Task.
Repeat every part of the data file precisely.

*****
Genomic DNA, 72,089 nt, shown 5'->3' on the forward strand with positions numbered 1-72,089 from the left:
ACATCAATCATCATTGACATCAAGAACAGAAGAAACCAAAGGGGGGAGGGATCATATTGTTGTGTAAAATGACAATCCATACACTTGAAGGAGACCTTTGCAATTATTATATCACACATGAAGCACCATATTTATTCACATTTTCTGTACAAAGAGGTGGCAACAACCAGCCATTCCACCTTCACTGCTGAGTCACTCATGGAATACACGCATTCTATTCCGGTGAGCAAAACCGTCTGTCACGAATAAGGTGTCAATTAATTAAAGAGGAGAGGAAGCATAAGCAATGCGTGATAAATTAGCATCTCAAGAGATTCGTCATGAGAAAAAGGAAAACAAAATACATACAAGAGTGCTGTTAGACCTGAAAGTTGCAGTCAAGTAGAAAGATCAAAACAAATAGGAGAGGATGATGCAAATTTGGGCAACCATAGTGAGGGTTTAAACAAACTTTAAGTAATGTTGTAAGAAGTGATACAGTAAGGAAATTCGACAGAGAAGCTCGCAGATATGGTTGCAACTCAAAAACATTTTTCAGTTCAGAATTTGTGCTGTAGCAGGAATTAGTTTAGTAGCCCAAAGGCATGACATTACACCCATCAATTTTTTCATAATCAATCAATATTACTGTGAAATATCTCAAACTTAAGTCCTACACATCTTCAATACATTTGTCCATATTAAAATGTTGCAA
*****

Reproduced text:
Genomic DNA, 72,089 nt, shown 5'->3' on the forward strand with positions numbered 1-72,089 from the left:
ACATCAATCATCATTGACATCAAGAACAGAAGAAACCAAAGGGGGGAGGGATCATATTGTTGTGTAAAATGACAATCCATACACTTGAAGGAGACCTTTGCAATTATTATATCACACATGAAGCACCATATTTATTCACATTTTCTGTACAAAGAGGTGGCAACAACCAGCCATTCCACCTTCACTGCTGAGTCACTCATGGAATACACGCATTCTATTCCGGTGAGCAAAACCGTCTGTCACGAATAAGGTGTCAATTAATTAAAGAGGAGAGGAAGCATAAGCAATGCGTGATAAATTAGCATCTCAAGAGATTCGTCATGAGAAAAAGGAAAACAAAATACATACAAGAGTGCTGTTAGACCTGAAAGTTGCAGTCAAGTAGAAAGATCAAAACAAATAGGAGAGGATGATGCAAATTTGGGCAACCATAGTGAGGGTTTAAACAAACTTTAAGTAATGTTGTAAGAAGTGATACAGTAAGGAAATTCGACAGAGAAGCTCGCAGATATGGTTGCAACTCAAAAACATTTTTCAGTTCAGAATTTGTGCTGTAGCAGGAATTAGTTTAGTAGCCCAAAGGCATGACATTACACCCATCAATTTTTTCATAATCAATCAATATTACTGTGAAATATCTCAAACTTAAGTCCTACACATCTTCAATACATTTGTCCATATTAAAATGTTGCAA